TOKYO -- The shipping arm of Malaysia's state oil company Petronas will replace half its tankers with lower-emission models by 2030 to help tackle climate change.
MISC plans to replace 50% of its fleet with liquefied natural gas dual-fueled vessels to transport crude oil and petroleum in the next 10 years, CEO Yee Yang Chien told the Nikkei Asian Review in an interview in Tokyo.
The company took delivery of the world's first two LNG dual-fuel tankers in early 2019, and will increase their numbers in an effort to address rising environmental concerns.
"Right now we are working on a hydrogen derivative" as an option for introducing zero-carbon engines in the future, said Yee, adding that MISC is "actively pursuing cooperation with other global partners to develop this."
The new greener tankers will emit almost 100% less sulfur, cut emissions of nitrous oxide by 85% and reduce carbon dioxide emissions by 20%, the company said.
Kuala Lumpur-based MISC has about 60 oil tankers as of December. LNG dual-fueled vessels are being considered as replacements particularly for transporting petroleum.
The greener vessels are built by South Korea's Samsung Heavy Industries and operated by AET, MISC's petroleum shipping arm. Both the shipping operator and its clients face pressure from international organizations and investors to tackle emissions, part of the environmental, social and governance movement in asset management.
AET serves European energy major Equinor, formerly known as Statoil, for oilfield operations in the North Sea. The Norwegian state-owned company dropped "oil" from its name to emphasize its shift toward a more sustainable business model.
Shipping is a major contributor to climate change. According to the United Nations' International Maritime Organization (IMO), the industry emitted 796 million tons of carbon dioxide in 2012, which accounts for about 2.2% of all global man-made CO2 emissions. That is roughly equivalent to Germany's entire greenhouse gas output.
The IMO set a goal in 2018 to reduce greenhouse gas emissions by at least 50% by 2050 compared with a 2008 baseline, and has been pressuring companies in the sector to shrink their carbon footprints.
Yee told the Nikkei that the financial burden of the greener engines presents a big challenge for MISC, with each ship costing the company an extra $10 million to $15 million.
Yee said the key to overcoming the problem is to promote the ships with other partners, including ship builders and clients, to bring benefits of scale. "It will cost more, but so far there are certain customers who are prepared to pay the extra premium for ships (with reduced emissions)," he added.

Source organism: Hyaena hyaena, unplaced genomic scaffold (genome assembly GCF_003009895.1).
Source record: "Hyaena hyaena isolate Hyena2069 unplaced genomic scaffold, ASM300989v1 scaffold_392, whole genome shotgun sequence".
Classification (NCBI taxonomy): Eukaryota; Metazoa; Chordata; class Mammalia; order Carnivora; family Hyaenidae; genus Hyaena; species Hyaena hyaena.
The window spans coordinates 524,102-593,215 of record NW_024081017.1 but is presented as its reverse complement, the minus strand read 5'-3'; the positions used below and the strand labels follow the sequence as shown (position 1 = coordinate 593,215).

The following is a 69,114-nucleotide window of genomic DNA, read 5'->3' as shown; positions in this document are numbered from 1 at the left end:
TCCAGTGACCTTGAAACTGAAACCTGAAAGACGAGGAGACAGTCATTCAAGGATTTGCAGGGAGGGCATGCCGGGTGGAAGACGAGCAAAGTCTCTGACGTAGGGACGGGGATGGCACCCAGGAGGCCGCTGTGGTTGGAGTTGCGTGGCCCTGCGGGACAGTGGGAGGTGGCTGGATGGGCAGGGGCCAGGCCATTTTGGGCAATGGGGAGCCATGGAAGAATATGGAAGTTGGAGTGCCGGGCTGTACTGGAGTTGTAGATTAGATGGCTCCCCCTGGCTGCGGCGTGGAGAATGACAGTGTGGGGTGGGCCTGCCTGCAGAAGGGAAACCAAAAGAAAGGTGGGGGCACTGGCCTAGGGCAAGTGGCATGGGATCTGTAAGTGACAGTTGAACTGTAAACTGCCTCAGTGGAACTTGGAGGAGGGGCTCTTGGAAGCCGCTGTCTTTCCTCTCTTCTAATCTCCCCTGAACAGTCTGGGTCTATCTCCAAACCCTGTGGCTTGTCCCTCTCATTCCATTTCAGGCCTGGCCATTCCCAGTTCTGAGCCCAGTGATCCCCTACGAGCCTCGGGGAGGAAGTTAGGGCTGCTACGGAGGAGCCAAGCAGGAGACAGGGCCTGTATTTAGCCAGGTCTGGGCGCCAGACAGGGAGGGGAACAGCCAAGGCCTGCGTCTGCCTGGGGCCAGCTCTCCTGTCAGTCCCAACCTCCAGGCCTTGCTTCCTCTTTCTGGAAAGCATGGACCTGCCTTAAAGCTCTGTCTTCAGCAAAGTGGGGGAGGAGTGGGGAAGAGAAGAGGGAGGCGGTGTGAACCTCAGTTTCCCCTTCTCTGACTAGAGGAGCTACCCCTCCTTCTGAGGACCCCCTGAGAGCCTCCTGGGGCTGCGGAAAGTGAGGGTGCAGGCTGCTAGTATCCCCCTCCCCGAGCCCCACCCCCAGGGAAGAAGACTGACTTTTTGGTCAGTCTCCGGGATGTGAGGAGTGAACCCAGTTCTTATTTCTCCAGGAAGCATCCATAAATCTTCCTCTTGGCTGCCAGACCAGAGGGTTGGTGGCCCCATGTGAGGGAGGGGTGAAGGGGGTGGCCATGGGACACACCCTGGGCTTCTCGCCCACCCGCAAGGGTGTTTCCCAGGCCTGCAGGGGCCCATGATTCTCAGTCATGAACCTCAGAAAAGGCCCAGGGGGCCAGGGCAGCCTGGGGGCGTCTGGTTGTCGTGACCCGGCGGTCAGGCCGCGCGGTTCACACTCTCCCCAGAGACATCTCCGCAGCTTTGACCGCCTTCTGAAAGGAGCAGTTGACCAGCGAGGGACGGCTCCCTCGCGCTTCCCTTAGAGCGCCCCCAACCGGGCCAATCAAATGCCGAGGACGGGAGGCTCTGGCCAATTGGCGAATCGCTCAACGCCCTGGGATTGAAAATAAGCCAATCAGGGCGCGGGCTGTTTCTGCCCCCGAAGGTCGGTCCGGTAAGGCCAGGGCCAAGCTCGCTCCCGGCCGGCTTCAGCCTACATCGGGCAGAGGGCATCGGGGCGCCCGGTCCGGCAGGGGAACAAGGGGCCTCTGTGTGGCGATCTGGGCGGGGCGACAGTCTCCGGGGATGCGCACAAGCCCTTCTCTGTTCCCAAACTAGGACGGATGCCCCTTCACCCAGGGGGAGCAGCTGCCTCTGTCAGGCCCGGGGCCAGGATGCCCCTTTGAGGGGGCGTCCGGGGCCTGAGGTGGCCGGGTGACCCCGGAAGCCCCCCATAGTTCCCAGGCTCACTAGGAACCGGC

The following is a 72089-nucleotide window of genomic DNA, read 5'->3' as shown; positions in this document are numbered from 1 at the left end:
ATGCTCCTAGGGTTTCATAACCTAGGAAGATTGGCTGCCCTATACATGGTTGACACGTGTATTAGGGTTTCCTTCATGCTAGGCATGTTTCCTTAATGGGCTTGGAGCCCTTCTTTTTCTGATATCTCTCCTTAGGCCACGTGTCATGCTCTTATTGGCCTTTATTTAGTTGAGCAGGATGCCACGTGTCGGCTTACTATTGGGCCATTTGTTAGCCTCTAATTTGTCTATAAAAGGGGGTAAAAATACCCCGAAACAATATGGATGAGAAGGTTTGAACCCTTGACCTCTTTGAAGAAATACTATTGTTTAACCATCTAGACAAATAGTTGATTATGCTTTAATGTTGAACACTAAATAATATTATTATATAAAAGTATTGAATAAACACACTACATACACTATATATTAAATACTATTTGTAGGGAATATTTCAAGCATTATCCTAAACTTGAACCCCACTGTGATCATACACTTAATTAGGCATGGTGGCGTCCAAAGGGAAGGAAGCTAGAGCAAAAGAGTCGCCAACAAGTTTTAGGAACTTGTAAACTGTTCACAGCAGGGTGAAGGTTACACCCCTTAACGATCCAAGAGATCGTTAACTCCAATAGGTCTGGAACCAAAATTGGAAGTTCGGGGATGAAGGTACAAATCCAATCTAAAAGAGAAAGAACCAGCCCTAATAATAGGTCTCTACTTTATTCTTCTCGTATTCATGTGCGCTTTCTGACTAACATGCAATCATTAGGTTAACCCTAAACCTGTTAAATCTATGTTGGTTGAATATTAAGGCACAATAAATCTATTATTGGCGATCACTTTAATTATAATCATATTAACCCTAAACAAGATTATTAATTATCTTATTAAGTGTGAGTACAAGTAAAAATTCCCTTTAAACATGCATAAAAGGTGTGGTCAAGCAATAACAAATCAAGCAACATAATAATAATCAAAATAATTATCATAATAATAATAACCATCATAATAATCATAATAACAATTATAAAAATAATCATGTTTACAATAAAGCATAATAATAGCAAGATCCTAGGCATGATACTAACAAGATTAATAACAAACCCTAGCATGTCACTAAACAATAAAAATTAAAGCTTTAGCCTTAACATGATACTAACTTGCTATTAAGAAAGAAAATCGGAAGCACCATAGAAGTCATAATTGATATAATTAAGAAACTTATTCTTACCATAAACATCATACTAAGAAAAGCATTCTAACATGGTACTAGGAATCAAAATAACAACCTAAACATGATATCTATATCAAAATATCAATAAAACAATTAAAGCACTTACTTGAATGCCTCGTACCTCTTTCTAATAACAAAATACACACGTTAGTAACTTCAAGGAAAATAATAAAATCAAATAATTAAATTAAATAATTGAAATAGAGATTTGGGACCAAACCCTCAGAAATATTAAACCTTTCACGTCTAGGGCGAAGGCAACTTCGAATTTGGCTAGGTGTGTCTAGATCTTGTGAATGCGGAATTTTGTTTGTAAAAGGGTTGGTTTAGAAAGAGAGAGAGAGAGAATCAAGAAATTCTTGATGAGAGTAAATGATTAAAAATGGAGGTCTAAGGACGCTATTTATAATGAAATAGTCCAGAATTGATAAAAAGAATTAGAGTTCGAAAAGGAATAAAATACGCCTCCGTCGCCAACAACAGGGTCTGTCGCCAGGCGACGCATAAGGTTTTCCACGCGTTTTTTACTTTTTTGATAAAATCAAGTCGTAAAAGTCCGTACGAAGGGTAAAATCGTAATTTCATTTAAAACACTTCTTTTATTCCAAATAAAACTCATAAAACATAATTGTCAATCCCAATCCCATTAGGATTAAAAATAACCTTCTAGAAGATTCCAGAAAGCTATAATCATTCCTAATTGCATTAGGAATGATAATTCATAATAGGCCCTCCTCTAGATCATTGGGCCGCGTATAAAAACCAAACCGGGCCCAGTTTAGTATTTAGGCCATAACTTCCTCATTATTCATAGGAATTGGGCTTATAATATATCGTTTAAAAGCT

MISC was set up in 1968 as a joint venture between the Malaysian government and a group of private entrepreneurs, shipping products including LNG to Japan, South Korea and Taiwan, as well as petroleum and floating storage. In 1997, the company became part of the Petronas Group, which currently holds a 57% equity stake in MISC.
"Anyone who believes we focus on doing in-house business for Petronas, no, that is an incorrect perception," Yee said. "We do business with a global set of clients. When you look at our financials, historically we have done primarily LNG tankers with Petronas, but we are expanding beyond that."
"The new business will be in the Atlantic area for us, for both oil and gas," Yee added. The Atlantic Basin includes South America, Africa and the Gulf of Mexico, where Petronas does not have existing operations.
The shipping company is currently focusing on the North Sea area around Norway for shuttle tankers, and shipping LNG from American and Canadian producers to Europe. MISC transported about 7% of the world's LNG in 2018. MISC is also trying to expand its offshore business in Brazil.
By expanding the business in those areas, MISC wants to "grow our secured and recurring profits by 20% in the next three-to-four years," the company said.
MISC's revenue is 8.78 billion ringgit ($2.1 billion), and operating profit in 2018 stood at 1.47 billion ringgit. Neither sales nor profit have seen significant growth in the past five years, making it a matter of urgency for the company to expand into new areas.
With regard to China's disputes with other nations over the South China Sea, where the company needs guaranteed security for its shipping to the North Asia region, Yee said he was not concerned.
"Bodies around the world have worked together [on addressing the territorial disputes]. We don't see an issue at all. For us it's obviously about security wherever we go," he said.